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Thread: Repotting a Lemon Tree

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    Lorraine70's Avatar
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    Default Repotting a Lemon Tree

    A couple of weeks ago I bought a lemon tree from Aldi. It's doing very well in my sun-room, but I'm wondering whether or not I should re-pot it? There's not much room in the pot for watering, only a couple of centimetres so watering is very difficult!

    I've done a bit of research on-line, but am still unsure. Some sites recommend ericaceous compost but others say not too, others say use John Innes#3.

    Can anybody help me?

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    starloc's Avatar
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    I wouldnt repot yet, its not warm enough, they need to be rapidly growing to repot, the soil in the pots isnt that good but watered corectly the plants will be happy a long time without repoting

    Do not water them from the top , let the compost dry out nearly to dust about 2 inch down ( the moss on the pots will look dead! ) , and then fill a bucket with slightly warm water ( about 30c ) with citrus fertiliser, and then lower the pot into it till all the bubbles stop, try not to get the trunk of the tree wet! to prevent rot, the water will soak upwards to the top layer, dont leave it in the bucket for more thsn 5 to 10 minutes, then take it out and let it drain well, buy leaving the pot raised up from the surface till it stops dripping out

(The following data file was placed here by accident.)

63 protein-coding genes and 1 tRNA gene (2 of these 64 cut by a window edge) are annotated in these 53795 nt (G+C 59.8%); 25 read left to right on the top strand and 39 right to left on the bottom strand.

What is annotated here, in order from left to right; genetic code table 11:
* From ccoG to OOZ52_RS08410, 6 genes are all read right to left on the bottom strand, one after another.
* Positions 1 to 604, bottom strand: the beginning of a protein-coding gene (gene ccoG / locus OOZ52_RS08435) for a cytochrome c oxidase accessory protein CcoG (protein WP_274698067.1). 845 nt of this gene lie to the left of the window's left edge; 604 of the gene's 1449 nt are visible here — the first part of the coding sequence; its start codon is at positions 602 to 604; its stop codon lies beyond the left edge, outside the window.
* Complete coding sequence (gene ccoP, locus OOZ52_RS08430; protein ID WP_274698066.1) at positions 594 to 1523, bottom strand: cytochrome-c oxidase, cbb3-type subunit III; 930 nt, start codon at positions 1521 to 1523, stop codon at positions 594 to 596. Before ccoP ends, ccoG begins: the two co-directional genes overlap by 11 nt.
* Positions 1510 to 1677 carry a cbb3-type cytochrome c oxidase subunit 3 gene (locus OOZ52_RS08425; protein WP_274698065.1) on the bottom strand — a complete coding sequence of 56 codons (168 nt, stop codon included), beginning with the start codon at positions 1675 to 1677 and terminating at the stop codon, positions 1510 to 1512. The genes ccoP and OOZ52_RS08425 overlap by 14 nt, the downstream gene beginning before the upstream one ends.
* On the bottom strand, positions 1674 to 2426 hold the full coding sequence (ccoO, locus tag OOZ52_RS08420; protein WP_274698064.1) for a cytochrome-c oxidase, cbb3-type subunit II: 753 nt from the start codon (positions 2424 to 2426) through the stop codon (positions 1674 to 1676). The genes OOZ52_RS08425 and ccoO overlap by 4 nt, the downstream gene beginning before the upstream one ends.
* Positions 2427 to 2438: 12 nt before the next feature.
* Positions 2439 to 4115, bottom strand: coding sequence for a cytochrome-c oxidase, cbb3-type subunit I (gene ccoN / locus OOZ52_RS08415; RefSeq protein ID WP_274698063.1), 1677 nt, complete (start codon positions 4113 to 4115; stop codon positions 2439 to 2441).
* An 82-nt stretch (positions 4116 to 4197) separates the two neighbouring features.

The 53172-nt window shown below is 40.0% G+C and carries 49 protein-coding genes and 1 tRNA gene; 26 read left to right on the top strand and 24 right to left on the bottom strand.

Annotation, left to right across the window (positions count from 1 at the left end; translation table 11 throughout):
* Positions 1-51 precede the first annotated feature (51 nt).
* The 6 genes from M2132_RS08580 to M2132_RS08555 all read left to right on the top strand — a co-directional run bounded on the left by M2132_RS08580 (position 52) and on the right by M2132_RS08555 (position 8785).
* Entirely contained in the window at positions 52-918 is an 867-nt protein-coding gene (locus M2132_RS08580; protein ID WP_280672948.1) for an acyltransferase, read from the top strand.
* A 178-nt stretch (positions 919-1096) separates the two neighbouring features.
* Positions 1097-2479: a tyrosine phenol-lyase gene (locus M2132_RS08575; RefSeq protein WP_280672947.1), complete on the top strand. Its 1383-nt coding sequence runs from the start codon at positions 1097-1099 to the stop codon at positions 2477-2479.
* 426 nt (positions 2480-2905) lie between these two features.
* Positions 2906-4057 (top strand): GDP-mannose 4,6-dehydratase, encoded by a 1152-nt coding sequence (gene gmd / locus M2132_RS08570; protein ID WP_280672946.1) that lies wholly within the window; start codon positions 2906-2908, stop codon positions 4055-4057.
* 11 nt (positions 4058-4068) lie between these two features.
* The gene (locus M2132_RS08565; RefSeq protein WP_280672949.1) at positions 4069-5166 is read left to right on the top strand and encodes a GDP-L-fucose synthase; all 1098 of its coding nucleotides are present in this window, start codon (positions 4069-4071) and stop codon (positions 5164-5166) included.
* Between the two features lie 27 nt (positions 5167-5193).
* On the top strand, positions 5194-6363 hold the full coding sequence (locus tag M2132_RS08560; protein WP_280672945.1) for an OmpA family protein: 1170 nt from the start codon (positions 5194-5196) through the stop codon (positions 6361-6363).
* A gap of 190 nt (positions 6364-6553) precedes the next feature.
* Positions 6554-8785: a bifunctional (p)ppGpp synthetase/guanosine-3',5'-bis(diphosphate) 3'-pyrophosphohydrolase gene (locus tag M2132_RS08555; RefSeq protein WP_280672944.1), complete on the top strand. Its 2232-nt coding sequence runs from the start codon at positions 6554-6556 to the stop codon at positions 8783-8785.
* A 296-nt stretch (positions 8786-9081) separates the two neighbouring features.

When you repot the plant will grow fairly quickly, but will not flower as much till it fills the new pot.

    Only go up a tiny bit in pot size, if at all, the ones i bought last year are in the small hight morrisons flower buckets, they are about an inch bigger than the pot they came from aldi in, you need to chop lots of drainage holes in the bottom and the sides at the bottom
    in june i took them out of the pot from aldi and used a sharp kitchen knife, chopped the outer 1/2 inch from the sides and bottom of the root ball, scraped it slightly till it was rough, knocked the top layer of soil with the moss on from the top and then repotted in a mix of the soil from the pot ( with most of the roots removed ) and a handfull of b+q soil, a handfull of perlite and a handfull of b+q growbag compost, just put some of the mix in the bottom and put the plant in and poke it around and put compist back on top, leaving the top surface of the roots just visable, dont bury them